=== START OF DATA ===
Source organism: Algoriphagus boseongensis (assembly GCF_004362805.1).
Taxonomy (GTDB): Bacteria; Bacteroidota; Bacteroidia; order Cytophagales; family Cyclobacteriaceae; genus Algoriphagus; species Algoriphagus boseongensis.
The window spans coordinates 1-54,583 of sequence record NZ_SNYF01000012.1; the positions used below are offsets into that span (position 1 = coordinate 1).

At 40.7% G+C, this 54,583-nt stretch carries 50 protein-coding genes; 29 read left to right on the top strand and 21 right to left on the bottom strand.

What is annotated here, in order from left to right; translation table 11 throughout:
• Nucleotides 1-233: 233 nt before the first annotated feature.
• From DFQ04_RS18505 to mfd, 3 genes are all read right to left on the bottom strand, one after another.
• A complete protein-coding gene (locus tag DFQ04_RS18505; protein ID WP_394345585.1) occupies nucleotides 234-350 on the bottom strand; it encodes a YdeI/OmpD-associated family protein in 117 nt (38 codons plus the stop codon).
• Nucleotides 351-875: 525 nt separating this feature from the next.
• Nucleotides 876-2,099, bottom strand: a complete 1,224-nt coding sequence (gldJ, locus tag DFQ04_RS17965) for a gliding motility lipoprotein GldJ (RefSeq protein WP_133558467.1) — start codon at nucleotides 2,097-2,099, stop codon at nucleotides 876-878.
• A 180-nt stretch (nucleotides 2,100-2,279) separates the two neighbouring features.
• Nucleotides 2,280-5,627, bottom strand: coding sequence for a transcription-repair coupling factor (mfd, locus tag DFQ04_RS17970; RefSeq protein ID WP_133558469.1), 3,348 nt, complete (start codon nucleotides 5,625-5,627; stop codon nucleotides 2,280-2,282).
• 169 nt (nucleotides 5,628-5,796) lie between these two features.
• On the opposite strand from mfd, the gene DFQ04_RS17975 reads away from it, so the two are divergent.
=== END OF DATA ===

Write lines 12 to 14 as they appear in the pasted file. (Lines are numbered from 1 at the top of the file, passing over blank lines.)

• Nucleotides 2,280-5,627, bottom strand: coding sequence for a transcription-repair coupling factor (mfd, locus tag DFQ04_RS17970; RefSeq protein ID WP_133558469.1), 3,348 nt, complete (start codon nucleotides 5,625-5,627; stop codon nucleotides 2,280-2,282).
• 169 nt (nucleotides 5,628-5,796) lie between these two features.
• On the opposite strand from mfd, the gene DFQ04_RS17975 reads away from it, so the two are divergent.